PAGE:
In one of my earlier posts, I talked about effort in recall being a fundamental principle of learning. The testing effect is a good example of effortful recall – you have to work hard to remember the answers for a test.
I was giving a presentation to the faculty of the business school about using clickers in teaching, and demonstrated the importance of using something like clickers as a method of building in formative assessment in the lecture.
From the Roediger & Karpicke (2006) paper, I did the following to make the point. First I explained the study very simply.
There were three groups in the study (see Figure 1). In one group, the subjects read through a piece of information and studied it for ten minutes, took a five minute break, and then studied again, repeating the process four times. After a final break, they were tested on the material. The second group did the same thing, but took a test in the final ten minute slot. The third group studied the material for one ten minute slot, and then after the break were tested on the material. This was then repeated twice more. Finally, all the subjects were brought back after a week and tested again.
After the session was over, the subjects were tested on the information. Their results are in Figure 2
I asked the faculty at the business school to guess at how well the subjects did on their tests a week later. Needless to say, the figure of their results was a real surprise to most (if not all) of them (see Figure 3).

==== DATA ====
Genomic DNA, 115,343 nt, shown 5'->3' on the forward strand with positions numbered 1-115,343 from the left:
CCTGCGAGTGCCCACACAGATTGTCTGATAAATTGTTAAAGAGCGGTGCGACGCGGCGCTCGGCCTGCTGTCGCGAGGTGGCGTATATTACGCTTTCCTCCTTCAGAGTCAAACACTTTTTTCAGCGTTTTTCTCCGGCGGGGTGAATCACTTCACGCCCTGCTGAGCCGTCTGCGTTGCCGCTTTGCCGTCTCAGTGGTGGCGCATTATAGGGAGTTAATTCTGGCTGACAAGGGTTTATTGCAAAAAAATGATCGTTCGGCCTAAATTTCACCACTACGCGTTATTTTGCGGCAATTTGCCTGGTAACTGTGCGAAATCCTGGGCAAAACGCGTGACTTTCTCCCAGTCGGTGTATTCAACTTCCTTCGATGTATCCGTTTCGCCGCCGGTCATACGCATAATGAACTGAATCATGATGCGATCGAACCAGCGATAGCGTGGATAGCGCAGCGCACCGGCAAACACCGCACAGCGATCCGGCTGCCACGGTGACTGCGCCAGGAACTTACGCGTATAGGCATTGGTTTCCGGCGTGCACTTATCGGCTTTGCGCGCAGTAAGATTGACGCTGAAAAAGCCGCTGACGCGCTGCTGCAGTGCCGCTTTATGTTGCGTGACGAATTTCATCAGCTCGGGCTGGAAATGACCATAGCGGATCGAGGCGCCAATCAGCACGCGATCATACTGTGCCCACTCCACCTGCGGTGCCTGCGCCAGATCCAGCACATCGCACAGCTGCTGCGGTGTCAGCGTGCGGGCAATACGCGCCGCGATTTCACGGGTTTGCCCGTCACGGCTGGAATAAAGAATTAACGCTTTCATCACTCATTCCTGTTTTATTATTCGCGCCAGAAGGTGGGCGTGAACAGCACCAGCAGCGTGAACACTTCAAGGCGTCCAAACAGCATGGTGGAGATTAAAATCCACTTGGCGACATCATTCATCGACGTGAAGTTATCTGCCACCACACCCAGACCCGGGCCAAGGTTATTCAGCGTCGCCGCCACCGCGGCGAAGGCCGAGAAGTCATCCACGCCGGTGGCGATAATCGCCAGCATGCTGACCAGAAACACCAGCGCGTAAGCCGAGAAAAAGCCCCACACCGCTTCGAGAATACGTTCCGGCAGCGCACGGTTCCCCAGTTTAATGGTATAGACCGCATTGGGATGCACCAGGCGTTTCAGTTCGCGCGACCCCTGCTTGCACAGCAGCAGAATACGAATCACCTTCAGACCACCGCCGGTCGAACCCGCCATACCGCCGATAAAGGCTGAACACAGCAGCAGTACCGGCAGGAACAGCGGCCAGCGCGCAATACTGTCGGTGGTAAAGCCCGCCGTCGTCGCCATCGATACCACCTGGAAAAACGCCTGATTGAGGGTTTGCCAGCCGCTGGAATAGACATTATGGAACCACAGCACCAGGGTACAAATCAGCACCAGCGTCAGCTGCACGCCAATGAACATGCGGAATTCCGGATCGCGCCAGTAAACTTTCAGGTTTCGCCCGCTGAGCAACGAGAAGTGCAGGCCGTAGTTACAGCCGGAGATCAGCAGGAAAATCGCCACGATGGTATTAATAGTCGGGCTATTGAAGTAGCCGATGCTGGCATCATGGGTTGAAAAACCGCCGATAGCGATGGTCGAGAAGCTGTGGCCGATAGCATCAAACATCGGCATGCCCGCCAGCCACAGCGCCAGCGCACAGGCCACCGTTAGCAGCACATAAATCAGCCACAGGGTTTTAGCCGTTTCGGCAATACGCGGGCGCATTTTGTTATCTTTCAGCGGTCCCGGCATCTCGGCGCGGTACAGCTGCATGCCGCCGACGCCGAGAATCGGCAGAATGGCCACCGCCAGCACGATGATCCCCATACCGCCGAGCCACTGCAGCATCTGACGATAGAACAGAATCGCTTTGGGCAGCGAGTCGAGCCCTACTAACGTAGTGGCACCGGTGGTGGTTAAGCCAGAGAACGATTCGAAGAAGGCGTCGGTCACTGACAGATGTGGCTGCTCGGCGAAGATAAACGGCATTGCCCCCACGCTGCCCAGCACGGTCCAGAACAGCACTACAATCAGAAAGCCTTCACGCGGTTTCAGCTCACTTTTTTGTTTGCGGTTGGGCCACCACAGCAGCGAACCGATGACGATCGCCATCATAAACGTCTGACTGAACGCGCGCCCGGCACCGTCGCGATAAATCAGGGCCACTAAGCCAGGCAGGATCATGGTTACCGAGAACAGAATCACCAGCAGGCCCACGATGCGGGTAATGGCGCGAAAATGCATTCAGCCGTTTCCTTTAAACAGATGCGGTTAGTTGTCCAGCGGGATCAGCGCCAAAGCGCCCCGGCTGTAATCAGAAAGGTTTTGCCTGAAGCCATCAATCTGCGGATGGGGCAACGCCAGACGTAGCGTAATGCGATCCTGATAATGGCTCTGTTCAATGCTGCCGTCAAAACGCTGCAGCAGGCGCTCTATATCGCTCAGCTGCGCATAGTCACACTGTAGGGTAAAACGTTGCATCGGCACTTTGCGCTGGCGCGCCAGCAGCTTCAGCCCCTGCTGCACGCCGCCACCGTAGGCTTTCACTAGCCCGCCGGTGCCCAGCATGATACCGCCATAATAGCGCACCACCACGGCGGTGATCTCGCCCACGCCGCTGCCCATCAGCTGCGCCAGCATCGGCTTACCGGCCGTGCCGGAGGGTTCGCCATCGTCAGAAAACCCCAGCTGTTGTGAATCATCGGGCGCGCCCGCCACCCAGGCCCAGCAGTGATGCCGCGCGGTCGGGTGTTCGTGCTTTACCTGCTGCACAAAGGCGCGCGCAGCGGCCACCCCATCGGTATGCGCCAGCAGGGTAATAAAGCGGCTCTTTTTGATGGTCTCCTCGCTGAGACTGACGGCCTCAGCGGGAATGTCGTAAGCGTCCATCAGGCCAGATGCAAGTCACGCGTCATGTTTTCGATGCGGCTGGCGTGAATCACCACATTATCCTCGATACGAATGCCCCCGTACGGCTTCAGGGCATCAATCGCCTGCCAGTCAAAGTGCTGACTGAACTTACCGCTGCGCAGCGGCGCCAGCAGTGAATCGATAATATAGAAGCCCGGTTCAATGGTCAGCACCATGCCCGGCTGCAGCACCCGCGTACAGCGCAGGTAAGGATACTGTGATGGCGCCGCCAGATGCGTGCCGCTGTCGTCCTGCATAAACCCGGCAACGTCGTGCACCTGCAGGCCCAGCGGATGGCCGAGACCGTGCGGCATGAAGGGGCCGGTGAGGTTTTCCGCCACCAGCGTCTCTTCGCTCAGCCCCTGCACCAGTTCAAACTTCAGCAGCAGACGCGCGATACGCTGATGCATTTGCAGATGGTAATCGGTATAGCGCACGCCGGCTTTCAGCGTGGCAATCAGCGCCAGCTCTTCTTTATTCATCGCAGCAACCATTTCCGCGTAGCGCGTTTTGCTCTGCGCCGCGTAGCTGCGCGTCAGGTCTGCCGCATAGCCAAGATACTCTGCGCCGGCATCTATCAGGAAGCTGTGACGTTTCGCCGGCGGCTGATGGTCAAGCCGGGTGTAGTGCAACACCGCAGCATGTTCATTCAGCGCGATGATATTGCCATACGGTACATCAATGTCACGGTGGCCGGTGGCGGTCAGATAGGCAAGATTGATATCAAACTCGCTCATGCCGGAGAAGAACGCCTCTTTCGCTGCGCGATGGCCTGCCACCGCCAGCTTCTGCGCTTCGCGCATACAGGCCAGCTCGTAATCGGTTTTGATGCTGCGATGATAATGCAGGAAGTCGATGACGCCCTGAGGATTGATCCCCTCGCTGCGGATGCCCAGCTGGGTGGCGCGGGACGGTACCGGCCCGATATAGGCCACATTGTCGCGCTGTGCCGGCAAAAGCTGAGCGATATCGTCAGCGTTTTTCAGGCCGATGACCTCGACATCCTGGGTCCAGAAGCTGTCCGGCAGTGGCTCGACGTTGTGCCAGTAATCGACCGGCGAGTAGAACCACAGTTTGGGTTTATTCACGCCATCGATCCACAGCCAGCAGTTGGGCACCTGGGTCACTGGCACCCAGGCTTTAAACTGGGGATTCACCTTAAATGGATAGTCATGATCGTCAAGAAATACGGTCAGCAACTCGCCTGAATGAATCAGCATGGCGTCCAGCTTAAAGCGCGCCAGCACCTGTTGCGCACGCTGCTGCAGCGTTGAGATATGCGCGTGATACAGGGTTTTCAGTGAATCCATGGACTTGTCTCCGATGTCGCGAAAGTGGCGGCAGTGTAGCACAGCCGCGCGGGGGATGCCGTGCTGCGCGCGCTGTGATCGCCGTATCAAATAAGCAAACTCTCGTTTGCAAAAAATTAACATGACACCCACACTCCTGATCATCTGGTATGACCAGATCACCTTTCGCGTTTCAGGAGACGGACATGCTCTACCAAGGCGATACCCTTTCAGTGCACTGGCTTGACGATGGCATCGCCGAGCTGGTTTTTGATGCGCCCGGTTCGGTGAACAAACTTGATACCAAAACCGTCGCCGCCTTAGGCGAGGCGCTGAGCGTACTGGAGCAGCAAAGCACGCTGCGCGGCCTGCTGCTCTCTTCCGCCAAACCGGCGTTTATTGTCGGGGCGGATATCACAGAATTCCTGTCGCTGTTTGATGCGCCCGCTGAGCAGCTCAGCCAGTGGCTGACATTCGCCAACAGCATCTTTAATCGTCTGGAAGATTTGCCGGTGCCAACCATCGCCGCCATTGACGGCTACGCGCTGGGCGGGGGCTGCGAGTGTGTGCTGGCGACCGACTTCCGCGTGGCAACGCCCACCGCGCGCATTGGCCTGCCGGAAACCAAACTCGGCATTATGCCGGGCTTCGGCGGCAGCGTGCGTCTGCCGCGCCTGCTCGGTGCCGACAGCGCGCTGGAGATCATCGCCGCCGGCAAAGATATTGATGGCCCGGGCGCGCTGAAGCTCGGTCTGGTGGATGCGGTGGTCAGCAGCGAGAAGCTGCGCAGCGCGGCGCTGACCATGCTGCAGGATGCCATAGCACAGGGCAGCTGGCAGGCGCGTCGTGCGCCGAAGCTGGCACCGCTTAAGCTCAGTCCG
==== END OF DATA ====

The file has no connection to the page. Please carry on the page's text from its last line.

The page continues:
I think this study makes a compelling case for formative assessment. Asking the students to recall information shortly after they have learned it makes a significant difference to their long term retention.
A few years ago, I used my weekly statistics tests as a means to measure the effect of participating in a formative session prior to taking their test. I asked them, on their test, to indicate whether or not they had been to the formative session that week, and whether or not they had studied before the test (they were open-book tests). Across the 350 students, there was a massive effect of attending a formative session (see Figure 4).
For years formative assessment has been pushed as an important aspect of education. I think that the concept of effortful recall is one of the underlying psychological principles that makes formative assessment so powerful as a leaning tool.
Roediger, H. L. & Karpicke, J. D. (2006). The power of testing memory: Basic research and implications for educational practice. Perspectives on Psychological Science, 1, 181-210.